Visiting teams have always been respectful when they have played United around the anniversary of the disaster. In 2008, Manchester City and their fans impressed for the 50th anniversary when a lone piper led the teams out to the strains of “The Flowers of Manchester”, a folk song which mourns the dead Babes.

Quiet replaced the tribal animosity with both Manchester teams wearing simple shirts without sponsors’ logos. Sir Alex Ferguson and the City manager Sven Goran Eriksson laid wreaths on the centre spot and the silence which followed meant a day for remembering was a day worth remembering.

Over 1,500 United fans travelled to Munich on the 60th anniversary of the disaster three years ago and hundreds make the journey every year, with events being organised by the Manchester Munich Memorial Foundation. They’re now a registered charity whose mission is to “endeavour, through raising charitable donations and through supporting charitable works in Manchester, Munich and Belgrade, to keep the memory of the Busby Babes preserved and enhanced”.

Bayern Munich, who have a space in their club museum for the disaster, bring out their leading officials. Flights were booked and cancelled for this year’s trip in line with the current Covid restrictions. Planned events have been cancelled, though the group have arranged for wreaths to be laid at the site in the Manchesterplatz by the old Munich Riem airfield on behalf of all United fans. The memorial in Munich is located in a quiet residential area and visiting fans are always welcomed by locals.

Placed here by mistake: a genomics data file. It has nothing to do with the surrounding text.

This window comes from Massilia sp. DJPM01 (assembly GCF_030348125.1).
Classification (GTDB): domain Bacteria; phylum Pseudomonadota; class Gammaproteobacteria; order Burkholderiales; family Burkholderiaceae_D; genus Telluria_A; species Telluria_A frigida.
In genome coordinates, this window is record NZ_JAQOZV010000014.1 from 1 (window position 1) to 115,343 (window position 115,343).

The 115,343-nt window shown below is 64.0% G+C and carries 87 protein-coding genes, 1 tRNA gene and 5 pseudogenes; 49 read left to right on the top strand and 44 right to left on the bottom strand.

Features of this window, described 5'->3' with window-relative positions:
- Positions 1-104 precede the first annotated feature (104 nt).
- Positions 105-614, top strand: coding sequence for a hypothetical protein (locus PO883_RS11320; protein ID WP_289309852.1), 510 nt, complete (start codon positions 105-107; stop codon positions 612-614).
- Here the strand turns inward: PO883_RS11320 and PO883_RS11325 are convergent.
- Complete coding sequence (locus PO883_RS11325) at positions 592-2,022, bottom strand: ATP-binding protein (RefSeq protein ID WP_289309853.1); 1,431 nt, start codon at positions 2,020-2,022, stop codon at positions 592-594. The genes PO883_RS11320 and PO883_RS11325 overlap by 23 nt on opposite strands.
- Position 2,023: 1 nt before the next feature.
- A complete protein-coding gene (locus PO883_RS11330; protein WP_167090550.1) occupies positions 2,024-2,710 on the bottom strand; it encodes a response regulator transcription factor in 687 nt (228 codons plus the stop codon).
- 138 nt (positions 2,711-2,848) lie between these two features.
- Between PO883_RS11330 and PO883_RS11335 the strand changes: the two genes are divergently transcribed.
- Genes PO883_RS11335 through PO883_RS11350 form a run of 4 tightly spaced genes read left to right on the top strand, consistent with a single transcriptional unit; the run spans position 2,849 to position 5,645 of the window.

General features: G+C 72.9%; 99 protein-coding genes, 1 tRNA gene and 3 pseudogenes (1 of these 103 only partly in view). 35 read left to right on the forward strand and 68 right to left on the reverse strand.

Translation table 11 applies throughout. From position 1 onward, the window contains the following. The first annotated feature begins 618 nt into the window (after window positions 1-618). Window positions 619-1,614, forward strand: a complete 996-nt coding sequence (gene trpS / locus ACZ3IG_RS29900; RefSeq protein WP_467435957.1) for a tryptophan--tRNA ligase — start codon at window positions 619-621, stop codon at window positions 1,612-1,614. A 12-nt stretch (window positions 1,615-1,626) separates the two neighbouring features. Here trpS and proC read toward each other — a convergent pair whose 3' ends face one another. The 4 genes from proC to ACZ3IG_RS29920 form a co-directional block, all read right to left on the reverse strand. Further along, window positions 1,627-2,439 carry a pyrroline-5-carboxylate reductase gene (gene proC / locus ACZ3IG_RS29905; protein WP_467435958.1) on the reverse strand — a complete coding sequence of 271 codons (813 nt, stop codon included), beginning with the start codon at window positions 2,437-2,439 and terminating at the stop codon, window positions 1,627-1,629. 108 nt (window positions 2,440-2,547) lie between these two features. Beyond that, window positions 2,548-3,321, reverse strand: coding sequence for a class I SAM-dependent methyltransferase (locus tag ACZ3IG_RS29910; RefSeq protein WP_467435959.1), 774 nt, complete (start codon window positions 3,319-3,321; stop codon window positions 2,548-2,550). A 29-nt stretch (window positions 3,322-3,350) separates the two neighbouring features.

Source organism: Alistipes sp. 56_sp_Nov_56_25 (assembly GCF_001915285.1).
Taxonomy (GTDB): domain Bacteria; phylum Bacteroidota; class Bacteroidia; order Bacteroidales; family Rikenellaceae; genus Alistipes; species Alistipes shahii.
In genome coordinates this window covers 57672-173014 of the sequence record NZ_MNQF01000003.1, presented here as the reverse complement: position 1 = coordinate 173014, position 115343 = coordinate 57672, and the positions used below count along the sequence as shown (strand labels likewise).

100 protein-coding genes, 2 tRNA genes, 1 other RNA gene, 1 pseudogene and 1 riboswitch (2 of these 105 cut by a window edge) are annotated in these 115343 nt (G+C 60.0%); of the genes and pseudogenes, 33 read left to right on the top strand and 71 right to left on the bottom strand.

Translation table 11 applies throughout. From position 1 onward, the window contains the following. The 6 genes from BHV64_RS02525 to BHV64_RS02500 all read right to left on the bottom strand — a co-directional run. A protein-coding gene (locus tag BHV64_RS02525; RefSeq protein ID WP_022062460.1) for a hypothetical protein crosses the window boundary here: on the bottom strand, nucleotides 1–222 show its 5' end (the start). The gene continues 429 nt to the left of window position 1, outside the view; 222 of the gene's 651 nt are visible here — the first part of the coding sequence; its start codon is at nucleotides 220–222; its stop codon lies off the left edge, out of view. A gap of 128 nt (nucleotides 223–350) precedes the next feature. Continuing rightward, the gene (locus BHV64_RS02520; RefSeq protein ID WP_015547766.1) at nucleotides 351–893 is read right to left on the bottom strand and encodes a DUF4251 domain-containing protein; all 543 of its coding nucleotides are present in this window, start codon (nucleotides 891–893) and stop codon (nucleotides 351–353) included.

In Manchester, there’s usually a remembrance ceremony underneath the Munich clock on the Old Trafford forecourt which becomes better attended each year. In the mid-90s, there were a handful of people on the forecourt. Nowadays, hundreds attend each year with senior club staff and managers present.

That too has had to be cancelled because of Covid restrictions but a memorial organised with the Munich58 group led by Reverend John Boyers will be held and broadcast. There will also be a minute’s silence at 15:04 GMT, the time of the fatal plane crash.

United are second in the table and Tuesday’s 9-0 win against a Southampton side reduced to ten men for most of the game was easily Solskjaer’s biggest in his 99 games as a Premier League manager. However, the Norwegian pointed out that Everton have won their last four away games. All seven Premier League games since United’s win against the Saints have resulted in away wins. Results have been skewed with no crowds and United’s own form at Old Trafford is far from indomitable. At least Solskjaer should have Edinson Cavani after recovering from an ankle injury. Eric Bailly is a doubt but the rest are all available.

United have beaten Everton away twice already this season in league and cup and played well in both, but Everton’s away record is only bettered by United and Leicester.

Sometimes in the past United’s players have been subdued by the emotion of a full Old Trafford United in sorrow – but perhaps although the occasion will still be a solemn one, they’ll put on the performance it deserves.